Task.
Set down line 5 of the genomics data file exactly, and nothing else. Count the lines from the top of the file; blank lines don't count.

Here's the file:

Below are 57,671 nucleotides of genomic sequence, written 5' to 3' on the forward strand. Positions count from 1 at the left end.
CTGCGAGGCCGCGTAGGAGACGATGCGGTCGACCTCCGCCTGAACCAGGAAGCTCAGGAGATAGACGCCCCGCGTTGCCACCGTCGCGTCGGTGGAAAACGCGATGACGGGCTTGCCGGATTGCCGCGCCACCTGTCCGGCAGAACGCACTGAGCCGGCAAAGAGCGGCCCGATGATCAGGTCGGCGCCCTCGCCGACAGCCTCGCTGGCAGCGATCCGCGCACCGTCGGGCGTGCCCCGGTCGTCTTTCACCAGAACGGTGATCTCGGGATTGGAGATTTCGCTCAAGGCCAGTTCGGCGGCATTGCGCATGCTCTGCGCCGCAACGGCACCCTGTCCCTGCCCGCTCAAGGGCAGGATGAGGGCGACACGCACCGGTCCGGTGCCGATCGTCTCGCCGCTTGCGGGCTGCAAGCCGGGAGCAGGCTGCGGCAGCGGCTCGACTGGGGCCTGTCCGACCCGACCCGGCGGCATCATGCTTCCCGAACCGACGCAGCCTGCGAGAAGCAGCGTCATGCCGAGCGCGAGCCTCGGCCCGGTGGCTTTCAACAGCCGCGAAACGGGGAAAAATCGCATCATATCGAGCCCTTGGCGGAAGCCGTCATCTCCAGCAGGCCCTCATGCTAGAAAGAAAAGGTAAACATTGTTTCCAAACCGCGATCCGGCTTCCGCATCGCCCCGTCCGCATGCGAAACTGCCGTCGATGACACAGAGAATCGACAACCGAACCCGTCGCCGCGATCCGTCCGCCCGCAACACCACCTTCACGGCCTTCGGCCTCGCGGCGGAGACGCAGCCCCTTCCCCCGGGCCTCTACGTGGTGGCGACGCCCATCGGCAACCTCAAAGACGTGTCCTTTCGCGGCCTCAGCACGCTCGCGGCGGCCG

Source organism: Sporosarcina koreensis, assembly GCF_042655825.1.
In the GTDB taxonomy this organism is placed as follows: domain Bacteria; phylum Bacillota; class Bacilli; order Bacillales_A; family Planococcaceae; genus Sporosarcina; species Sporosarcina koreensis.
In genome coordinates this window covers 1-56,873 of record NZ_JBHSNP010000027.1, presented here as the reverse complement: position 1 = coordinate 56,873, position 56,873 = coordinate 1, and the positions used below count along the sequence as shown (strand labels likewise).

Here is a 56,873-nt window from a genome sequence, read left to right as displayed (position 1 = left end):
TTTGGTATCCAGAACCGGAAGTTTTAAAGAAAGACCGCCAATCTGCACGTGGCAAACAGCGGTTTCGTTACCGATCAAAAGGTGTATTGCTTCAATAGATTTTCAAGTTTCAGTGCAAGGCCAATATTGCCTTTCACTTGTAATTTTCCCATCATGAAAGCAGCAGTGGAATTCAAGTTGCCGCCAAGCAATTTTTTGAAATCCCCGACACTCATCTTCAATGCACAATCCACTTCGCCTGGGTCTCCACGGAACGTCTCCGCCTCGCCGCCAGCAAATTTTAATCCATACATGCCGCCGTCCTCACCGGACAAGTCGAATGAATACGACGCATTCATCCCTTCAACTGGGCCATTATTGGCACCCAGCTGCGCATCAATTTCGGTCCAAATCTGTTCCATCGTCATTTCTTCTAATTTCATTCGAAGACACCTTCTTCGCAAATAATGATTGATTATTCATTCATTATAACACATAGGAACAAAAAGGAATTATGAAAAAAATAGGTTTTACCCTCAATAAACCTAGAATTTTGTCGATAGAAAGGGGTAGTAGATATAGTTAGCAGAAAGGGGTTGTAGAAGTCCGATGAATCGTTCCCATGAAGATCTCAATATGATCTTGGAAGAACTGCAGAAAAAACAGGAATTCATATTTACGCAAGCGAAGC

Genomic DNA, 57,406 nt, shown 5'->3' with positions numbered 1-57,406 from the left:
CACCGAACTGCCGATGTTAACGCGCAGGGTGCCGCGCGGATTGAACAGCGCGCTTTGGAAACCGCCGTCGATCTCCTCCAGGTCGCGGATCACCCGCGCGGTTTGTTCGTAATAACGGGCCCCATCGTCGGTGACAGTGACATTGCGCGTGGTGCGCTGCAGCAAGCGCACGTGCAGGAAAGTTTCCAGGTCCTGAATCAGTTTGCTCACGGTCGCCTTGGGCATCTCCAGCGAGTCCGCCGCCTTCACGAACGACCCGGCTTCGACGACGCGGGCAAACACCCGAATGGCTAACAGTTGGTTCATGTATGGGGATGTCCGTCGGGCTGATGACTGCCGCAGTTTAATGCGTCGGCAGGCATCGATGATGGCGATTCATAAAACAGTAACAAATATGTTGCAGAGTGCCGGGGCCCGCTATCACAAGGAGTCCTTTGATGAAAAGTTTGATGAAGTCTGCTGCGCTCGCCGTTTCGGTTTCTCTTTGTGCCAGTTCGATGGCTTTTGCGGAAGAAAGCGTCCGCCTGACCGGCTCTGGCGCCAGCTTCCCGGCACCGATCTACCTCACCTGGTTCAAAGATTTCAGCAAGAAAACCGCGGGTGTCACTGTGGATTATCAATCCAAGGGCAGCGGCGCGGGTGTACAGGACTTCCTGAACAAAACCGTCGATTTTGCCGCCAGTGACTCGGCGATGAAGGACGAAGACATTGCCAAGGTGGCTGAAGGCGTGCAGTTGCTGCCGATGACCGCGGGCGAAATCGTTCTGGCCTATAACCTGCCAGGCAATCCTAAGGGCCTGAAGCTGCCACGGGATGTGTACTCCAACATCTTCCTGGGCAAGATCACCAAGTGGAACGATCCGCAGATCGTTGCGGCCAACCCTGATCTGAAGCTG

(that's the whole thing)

In genome coordinates this window covers 1-56,873 of record NZ_JBHSNP010000027.1, presented here as the reverse complement: position 1 = coordinate 56,873, position 56,873 = coordinate 1, and the positions used below count along the sequence as shown (strand labels likewise).